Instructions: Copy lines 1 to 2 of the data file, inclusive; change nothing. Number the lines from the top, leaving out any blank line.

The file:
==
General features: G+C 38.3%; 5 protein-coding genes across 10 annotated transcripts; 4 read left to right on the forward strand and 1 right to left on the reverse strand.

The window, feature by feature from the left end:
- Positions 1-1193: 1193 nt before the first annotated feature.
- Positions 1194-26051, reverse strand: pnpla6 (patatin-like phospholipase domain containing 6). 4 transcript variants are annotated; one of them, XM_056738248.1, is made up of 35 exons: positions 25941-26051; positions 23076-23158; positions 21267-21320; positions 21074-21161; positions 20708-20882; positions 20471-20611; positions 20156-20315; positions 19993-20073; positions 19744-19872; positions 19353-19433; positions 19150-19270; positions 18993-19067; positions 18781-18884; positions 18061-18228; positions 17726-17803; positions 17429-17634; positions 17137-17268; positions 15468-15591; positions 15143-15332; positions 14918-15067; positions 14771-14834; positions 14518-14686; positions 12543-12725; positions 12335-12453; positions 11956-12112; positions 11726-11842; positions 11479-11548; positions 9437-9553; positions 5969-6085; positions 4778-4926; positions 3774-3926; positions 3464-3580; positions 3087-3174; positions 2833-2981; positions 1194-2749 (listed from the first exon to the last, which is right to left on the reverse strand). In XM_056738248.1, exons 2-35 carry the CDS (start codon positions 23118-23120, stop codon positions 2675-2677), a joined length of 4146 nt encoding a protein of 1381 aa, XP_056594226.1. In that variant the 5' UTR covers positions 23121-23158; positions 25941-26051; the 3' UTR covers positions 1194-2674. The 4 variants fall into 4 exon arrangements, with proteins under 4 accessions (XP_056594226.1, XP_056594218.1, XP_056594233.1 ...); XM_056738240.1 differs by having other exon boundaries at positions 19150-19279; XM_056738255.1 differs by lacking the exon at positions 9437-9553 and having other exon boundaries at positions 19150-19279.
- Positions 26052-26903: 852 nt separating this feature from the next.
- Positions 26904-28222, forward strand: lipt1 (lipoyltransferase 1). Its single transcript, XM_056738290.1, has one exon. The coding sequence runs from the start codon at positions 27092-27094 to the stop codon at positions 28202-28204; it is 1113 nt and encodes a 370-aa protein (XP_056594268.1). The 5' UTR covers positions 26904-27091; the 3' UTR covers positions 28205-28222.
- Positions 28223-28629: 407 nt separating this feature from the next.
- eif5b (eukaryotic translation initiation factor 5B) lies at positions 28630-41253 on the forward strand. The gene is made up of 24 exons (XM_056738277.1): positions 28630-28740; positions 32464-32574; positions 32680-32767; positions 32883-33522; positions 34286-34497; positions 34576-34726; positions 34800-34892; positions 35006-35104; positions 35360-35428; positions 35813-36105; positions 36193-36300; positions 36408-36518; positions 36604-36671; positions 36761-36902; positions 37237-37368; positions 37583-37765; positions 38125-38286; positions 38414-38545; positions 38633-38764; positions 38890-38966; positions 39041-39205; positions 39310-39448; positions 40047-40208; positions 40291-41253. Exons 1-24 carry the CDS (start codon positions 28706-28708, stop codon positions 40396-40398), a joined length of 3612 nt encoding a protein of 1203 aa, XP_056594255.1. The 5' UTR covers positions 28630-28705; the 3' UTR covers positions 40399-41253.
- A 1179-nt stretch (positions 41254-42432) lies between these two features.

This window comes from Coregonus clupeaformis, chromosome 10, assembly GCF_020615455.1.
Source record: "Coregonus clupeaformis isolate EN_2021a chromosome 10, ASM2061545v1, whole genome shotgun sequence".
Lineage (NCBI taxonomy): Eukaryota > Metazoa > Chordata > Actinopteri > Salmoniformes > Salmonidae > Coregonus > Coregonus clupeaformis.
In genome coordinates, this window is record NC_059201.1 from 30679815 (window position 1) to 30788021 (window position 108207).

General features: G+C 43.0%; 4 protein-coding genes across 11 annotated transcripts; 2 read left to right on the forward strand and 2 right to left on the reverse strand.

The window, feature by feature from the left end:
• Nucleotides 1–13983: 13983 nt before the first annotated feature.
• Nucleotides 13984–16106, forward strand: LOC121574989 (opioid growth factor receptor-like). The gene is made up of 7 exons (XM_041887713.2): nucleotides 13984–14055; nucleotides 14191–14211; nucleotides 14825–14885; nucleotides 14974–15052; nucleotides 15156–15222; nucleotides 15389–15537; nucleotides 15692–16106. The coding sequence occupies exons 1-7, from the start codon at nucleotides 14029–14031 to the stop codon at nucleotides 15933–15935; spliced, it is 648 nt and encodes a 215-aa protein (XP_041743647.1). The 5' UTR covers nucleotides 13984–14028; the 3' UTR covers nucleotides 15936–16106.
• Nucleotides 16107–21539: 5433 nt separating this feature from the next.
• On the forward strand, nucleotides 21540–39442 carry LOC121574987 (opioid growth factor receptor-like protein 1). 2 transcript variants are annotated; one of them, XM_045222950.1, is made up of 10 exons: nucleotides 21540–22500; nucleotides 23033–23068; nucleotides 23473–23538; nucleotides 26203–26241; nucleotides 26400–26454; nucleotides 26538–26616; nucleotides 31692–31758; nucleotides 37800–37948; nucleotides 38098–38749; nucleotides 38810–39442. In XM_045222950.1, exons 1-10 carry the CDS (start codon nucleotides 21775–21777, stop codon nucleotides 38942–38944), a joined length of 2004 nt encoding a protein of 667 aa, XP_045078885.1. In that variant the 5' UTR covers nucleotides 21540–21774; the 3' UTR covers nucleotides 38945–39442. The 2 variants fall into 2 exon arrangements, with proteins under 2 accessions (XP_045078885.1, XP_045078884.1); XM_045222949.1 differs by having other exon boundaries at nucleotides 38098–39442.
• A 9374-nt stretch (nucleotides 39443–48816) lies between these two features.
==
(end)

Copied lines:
General features: G+C 38.3%; 5 protein-coding genes across 10 annotated transcripts; 4 read left to right on the forward strand and 1 right to left on the reverse strand.

The window, feature by feature from the left end: